When your users keep your app up to date on their devices, they can try new features, as well as benefit from performance improvements and bug fixes. Although some users enable background updates when their device is connected to an unmetered connection, other users might need to be reminded to install updates. In-app updates is a Google Play Core libraries feature that prompts active users to update your app.
The in-app updates feature is supported on devices running Android 5.0 (API level 21) or higher. Additionally, in-app updates are only supported for Android mobile devices, Android tablets, and Chrome OS devices.
_ In-App Updates documentation

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In-App Reviews

The Google Play In-App Review API lets you prompt users to submit Play Store ratings and reviews without the inconvenience of leaving your app or game.
Generally, the in-app review flow can be triggered at any time throughout the user journey of your app. During the flow, the user has the ability to rate your app using the 1 to 5 star system and to add an optional comment. Once submitted, the review is sent to the Play Store and eventually displayed.
To protect user privacy and avoid API misuse, there are strict guidelines that your app should follow about when to request in-app reviews and the design of the review prompt.
_ In-App Reviews documentation

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Accessibility is an important feature in the design and construction of software that provides the ability for people with accessibility needs to use the application, in addition to improving their user experience. Some disabilities that this concept aims to improve are: people with vision problems, color blindness, hearing problems, dexterity problems, and cognitive disabilities, among others.


  • Increase text visibility (Color contrast, Resizable Text)

  • Use large, simple controls

  • Describe each UI element

Check Accessibility — Android doc.


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Security is one, if not the most important aspect, that we must take into account when developing applications that protect the integrity of the device, the security of the data, and the trust of the user, which is why I list below a series of tips that will help you with this purpose.

  • Encrypt sensitive data and files: Use EncryptedSharedPreferences and EncryptedFile.

  • Apply signature-based permissions:

  • Use signature-based permissions when sharing data between apps you have control over.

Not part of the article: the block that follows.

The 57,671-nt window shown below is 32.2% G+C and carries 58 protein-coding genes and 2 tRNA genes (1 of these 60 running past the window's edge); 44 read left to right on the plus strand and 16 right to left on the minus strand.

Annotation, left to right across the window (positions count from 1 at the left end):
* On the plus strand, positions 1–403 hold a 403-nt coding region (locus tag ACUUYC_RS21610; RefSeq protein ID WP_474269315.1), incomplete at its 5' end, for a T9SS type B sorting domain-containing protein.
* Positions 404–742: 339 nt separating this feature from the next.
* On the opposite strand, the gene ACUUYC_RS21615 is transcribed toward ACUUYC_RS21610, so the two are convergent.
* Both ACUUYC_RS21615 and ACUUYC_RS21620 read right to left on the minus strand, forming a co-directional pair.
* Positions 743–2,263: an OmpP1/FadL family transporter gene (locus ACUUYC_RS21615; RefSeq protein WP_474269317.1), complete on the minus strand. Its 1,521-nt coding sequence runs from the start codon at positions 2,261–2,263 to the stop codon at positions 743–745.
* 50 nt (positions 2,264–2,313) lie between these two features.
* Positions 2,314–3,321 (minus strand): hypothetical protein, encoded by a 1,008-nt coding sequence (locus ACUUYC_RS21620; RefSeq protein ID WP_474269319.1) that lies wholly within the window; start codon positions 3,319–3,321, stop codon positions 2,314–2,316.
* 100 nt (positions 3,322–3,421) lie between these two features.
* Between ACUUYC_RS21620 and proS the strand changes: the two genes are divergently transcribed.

android:protectionLevel="signature" />

  • Do not put keys, tokens, or sensitive data required for your application’s configuration directly inside files or classes that are inside the project repository. Use instead.

Version Catalogs

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Gradle provides a standard way to centrally manage project dependencies called the version catalog; it was experimentally introduced in version 7.0 and officially released in version 7.4.


  • For each catalog, Gradle generates type-safe accessors so that you can easily add dependencies with autocompletion in the IDE.

  • Each catalog is visible to all projects of a build. It is a central place to declare a version of a dependency and to make sure that a change to that version applies to every subproject.

  • Catalogs can declare dependency bundles, which are “groups of dependencies” that are commonly used together.

  • Catalogs can separate the group and name of a dependency from its actual version and use version references instead, making it possible to share a version declaration between multiple dependencies.

see more


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A logger is a software tool used to register information about the execution of a program; important events, errors debug messages and other information that may be useful in diagnosing problems or understanding how a program is working. Loggers can be configured to write messages to different locations, such as a log file, to the console, to a database, or by sending the messages to a logging server.

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Linter is a programming tool that is used to analyze the program source code to find potential problems or bugs in the code. These issues can be syntactic, inappropriate code style, lack of documentation, security issues, and so on, and they can have an impact on the quality and maintainability of the code.